Quantcast
News

College Hockey:
Kyle Named New NMU Coach

— With the interview process finally completed on Wednesday afternoon, Northern Michigan athletic director Dan Spielmann wasted no time naming 1981 alumnus Walt Kyle as the program’s second head coach. He fills the spot left vacant when Rick Comley resigned in March to become the head coach at Michigan State.

For the past two years Kyle, 46, has been an assistant coach with the National Hockey League’s New York Rangers under coach Ron Lowe. After Lowe was fired, Kyle’s status remained in limbo while the Rangers searched for a head coach. As the Rangers’ search dragged, NMU’s search was delayed as well, until Kyle was free to interview.

nmu kyle Kyle Named New NMU Coach

New NMU coach Walt Kyle poses at the news conference with the team mascot.

With the Rangers’ coaching situation squared away, Spielmann finally went through the process of interviewing current assistant Dave Shyiak and Michigan State assistant Dave McAuliffe last week, and then Kyle on Wednesday.

“We are thrilled to welcome Walt back to the NMU hockey program, which he has been such an important part of in the past,” Spielmann said. “All three final candidates are outstanding hockey coaches, but Walt’s wealth of experience and enthusiasm for this position really impressed the selection committee.”

Kyle was brought to New York from the Edmonton Oilers’ organization, where Rangers’ general manager Glen Sather previously was GM. Kyle was coach of the American Hockey League’s Hamilton Bulldogs, the Oilers’ top affiliate club, from 1998-2000.

Kyle’s NHL career also included serving as assistant coach of the Mighty Ducks of Anaheim (1996-98) under Ron Wilson. His other professional coaching positions were with the AHL’s Baltimore Bandits (1995-96) and the International Hockey League’s San Diego Gulls (1994-95).

Kyle was a two-time NMU letterman after transferring from Boston College. He captained the 1980 and 1981 Wildcat teams that advanced to the NCAA Final Four. Following graduation, he became a graduate assistant coach under Comley and was promoted to assistant coach in 1982, a position he held for 10 years. Kyle was the program’s top assistant in 1991 when NMU won the NCAA Division I national title.

“I am honored to be named coach of the Wildcat hockey program,” Kyle said. “There is something very special about college athletics and college hockey, and I’m excited to be a part of that once again. My goal for the program today is the same as when I was here 10 years ago: give our student-athletes an outstanding collegiate experience on the ice, in the classroom and at the university in general; and we want to compete for and win league and national titles.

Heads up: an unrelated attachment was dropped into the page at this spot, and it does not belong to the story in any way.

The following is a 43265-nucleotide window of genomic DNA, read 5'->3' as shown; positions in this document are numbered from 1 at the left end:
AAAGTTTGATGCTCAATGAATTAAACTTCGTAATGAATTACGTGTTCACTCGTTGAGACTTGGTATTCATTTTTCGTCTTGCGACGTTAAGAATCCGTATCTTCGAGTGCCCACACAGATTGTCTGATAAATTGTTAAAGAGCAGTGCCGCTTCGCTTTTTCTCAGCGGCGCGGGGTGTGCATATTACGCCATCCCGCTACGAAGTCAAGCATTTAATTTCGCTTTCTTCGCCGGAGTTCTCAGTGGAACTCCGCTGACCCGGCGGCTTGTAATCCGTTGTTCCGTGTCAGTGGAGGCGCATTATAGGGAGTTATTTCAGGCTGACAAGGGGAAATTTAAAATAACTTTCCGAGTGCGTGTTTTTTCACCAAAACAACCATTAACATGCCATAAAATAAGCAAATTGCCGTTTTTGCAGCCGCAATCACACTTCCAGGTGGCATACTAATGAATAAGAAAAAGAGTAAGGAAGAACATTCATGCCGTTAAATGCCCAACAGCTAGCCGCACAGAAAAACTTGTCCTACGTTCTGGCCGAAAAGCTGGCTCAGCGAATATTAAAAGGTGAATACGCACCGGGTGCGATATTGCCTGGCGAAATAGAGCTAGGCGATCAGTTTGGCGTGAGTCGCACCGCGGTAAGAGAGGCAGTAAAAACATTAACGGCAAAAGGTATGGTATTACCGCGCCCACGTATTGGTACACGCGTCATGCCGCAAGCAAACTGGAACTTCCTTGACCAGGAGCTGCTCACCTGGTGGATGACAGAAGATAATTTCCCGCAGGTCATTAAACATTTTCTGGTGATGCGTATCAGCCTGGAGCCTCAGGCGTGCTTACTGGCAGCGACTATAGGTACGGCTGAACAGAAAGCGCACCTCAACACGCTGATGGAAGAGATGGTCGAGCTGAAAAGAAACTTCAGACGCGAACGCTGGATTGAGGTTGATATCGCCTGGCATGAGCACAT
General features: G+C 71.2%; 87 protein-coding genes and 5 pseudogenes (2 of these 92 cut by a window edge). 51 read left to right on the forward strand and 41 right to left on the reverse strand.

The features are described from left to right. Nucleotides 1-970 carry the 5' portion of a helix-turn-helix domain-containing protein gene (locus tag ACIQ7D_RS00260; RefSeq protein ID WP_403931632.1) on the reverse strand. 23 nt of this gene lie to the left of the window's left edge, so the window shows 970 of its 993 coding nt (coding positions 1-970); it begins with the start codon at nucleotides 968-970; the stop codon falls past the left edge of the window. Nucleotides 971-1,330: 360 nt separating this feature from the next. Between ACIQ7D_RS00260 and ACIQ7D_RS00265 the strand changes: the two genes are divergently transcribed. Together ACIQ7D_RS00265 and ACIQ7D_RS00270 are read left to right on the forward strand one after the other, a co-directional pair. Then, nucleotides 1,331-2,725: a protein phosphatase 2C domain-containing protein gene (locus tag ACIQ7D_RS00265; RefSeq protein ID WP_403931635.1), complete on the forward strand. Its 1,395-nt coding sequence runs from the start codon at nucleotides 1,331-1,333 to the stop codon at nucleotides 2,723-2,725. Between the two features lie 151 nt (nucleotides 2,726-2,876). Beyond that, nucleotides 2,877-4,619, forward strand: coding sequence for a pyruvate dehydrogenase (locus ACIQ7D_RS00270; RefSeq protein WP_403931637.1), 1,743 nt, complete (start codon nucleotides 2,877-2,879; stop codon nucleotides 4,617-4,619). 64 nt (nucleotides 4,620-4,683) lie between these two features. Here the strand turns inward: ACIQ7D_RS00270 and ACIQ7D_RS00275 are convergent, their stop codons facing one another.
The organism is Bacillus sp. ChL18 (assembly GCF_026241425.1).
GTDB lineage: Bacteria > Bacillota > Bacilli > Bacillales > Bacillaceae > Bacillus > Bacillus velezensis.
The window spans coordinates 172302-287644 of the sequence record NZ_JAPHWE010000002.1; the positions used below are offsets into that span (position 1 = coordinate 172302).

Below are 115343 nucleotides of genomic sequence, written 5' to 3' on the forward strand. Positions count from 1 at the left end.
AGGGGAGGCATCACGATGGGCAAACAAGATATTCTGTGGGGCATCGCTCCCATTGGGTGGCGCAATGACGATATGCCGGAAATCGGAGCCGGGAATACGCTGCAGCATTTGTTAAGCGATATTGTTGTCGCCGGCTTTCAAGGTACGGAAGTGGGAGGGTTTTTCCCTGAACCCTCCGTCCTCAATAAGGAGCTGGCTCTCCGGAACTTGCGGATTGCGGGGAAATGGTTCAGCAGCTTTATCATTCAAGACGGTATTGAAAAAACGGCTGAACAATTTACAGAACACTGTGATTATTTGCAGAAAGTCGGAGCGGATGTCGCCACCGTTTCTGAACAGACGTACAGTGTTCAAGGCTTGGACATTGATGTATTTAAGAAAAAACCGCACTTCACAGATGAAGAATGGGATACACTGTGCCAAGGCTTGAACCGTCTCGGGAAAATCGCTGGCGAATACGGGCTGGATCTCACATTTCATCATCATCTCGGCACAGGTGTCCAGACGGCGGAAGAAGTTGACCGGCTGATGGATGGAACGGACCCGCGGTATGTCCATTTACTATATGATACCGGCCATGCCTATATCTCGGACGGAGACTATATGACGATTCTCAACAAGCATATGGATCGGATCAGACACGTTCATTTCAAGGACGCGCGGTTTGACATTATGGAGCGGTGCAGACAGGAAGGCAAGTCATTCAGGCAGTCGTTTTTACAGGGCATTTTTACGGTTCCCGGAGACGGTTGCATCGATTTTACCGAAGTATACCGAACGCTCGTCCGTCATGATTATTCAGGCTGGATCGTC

“As a former NMU player and assistant coach, I know that Northern has an outstanding hockey tradition and I feel privileged to tie the past to the future.

“This opportunity comes at a perfect time for my family as my children are at an age where I’d like them to feel more settled — the NHL lifestyle is great, but it’s hard on your family. Throughout my professional coaching career, we’ve always returned to the Upper Peninsula during the off-season and we’ve always thought of the U.P. as home. So I’m excited and my family’s excited to really be home.”

An active participant in USA Hockey, Kyle was an assistant coach under Lou Vairo for Team USA which finished fourth at the 2001 World Championships in Germany and under Wilson for the 1994 squad that competed in Milan, Italy. He also was coach of the 1992 and ’93 U.S. Junior National Teams.

Kyle’s appointment is effective June 14, pending approval by the NMU Board of Trustees


The following is a self-policing forum for discussing views on this story. Comments that are derogatory, make personal attacks, are abusive, or contain profanity or racism will be removed at our discretion. USCHO.com is not responsible for comments posted by users. Please report any inappropriate or offensive comments by clicking the “Flag” link next to that comment in order to alert the moderator.

Please also keep “woofing,” taunting, and otherwise unsportsmanlike behavior to a minimum. Your posts will more than likely be deleted, and worse yet, you reflect badly on yourself, your favorite team and your conference.

BNY Mellon Wealth Management